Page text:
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Jim Sinegal

Jim Sinegal, co-founder (with Seattle retailer Jeff Brotman) and chief executive officer of Costco, the warehouse retail company based in Issaquah, Washington, was born to a Catholic family in 1936 in Pittsburgh, Pennsylvania. After studying at San Diego Junior College and San Diego State University he entered the world of sales, which would never be the same. At eighteen years old he was a bagger for FedMart, the discount department stores started by Sol Price in San Diego (originally in an airport hangar). Within a few years he was married (to Janet, with whom he has three children) and later became executive vice president of merchandising and operations for that company; he then worked as executive vice president for Builders Emporium, for the Price Company, and for Sinegal/Cham ber lain before he and Brotman founded Costco in 1983.

The original strategy for Costco, as Sinegal has told many a reporter over the years, was to offer lower prices and better value to members by stripping away every orthodox aspect of sales that Sinegal and Brotman considered unnecessary, like fancy store fixtures, troops of salespeople, delivery systems, well-appointed executive offices, advertising, even backup inventory. In a sense the revolutionary aspect of Costco was to make retail the simplest and least complicated transaction imaginable, and to insist that lowest price was indeed lowest price; Sinegal, for example, mandated a 14% ceiling on store markup of national brands, a policy that never wavered, even when Costco could easily have sold inventory for far more.

Jim also became internationally renowned for simply being an honest and hardworking man; he walks the floors of his stores (sometimes 12 stores a day), he pays high wages to his employees so they can support their families, he cares more for Costco members than he does for shareholders (he famously dismisses Wall Street analysts who wish he would do the reverse), he answers his own phone (tersely: “Sinegal!”), and he says the philosophy of the company is essentially to be on a first-name basis with everyone. His own name tag reads simply JIM, he reads thousands of customer comments a week, and more than once he has been mistaken for a stock clerk, perhaps because he does stock shelves when the mood is upon him.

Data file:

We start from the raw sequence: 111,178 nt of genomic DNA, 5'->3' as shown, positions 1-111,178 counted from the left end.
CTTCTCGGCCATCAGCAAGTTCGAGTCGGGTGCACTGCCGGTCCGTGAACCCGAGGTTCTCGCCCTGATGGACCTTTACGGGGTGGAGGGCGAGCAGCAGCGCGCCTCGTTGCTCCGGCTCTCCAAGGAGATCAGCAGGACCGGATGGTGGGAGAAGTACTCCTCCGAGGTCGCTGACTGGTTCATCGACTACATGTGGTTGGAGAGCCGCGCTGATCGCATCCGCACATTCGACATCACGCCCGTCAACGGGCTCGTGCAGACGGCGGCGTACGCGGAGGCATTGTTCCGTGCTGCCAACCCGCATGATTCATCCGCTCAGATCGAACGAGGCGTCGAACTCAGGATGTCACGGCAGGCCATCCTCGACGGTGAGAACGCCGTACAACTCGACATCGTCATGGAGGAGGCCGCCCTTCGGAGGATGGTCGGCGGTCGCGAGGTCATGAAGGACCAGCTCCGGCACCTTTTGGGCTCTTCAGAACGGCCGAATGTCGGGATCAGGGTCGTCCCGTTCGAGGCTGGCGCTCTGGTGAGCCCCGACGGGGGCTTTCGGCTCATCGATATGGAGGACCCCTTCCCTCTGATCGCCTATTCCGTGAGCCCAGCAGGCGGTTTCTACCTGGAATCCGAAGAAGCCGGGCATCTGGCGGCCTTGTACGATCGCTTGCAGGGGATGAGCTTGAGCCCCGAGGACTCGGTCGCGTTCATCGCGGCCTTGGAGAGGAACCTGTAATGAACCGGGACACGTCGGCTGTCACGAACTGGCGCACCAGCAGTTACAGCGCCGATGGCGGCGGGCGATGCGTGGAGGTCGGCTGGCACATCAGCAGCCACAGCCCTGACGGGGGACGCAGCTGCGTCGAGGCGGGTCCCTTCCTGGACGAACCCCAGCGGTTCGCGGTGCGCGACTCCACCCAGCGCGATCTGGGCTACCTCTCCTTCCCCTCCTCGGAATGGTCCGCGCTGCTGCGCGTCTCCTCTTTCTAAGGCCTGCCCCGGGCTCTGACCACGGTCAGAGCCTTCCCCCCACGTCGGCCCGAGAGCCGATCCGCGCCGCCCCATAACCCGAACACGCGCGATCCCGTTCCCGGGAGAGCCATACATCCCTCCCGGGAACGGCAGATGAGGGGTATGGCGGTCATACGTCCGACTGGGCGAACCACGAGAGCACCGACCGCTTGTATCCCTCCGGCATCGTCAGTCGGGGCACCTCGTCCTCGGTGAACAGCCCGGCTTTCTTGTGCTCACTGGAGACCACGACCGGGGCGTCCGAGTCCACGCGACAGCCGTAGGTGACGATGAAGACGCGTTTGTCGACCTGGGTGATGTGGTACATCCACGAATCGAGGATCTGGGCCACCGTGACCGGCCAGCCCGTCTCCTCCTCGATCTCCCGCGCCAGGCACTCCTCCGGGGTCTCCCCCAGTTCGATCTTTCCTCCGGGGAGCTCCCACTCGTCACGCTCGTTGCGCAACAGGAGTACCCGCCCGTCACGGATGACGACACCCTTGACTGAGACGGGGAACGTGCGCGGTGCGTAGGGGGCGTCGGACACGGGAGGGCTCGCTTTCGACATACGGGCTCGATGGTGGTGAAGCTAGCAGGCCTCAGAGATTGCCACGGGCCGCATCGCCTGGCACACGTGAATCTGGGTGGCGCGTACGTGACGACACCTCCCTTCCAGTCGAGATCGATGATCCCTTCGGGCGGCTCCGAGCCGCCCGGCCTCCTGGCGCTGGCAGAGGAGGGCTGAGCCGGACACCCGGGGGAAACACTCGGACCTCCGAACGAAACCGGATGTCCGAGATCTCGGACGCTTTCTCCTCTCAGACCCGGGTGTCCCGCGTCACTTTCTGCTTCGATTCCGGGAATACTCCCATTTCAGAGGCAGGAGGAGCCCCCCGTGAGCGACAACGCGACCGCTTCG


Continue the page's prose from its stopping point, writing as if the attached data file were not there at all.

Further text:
The results of such values and blunt honesty? Costco is the nation’s fourth-largest retailer, with sales of more than $70 billion from some 500 stores in 40 states and 9 countries —but it has the lowest employee turnover rate in all of American retailing, partly because Jim insists on a thorough health plan for employees, and it had zero layoffs through the recession. “We have some 150,000 members, which means we have 150,000 ambassadors out there saying good things about Costco,” says Sinegal, blunt and amused, as usual. “What do I care about Wall Street? We’re in the business of building an organization that we hope will be here fifty years from now. Paying good wages to keep good people working for you is good business. We owe that to communities where we do business.”

Sinegal is amused by his legendary status in the business world, and defuses it with a salty honesty and a cheerful attention to detail—he loves to note that Costco sells some 50 million rotisserie chickens a year, for example. But he is adamant that a moral compass and an attentiveness to humane and ethical behavior are paramount in his company and conduct; which is one reason Univer sity president Father Bill Beauchamp, C.S.C., has asked Jim to deliver the Commencement Address to the University’s Class of 2010.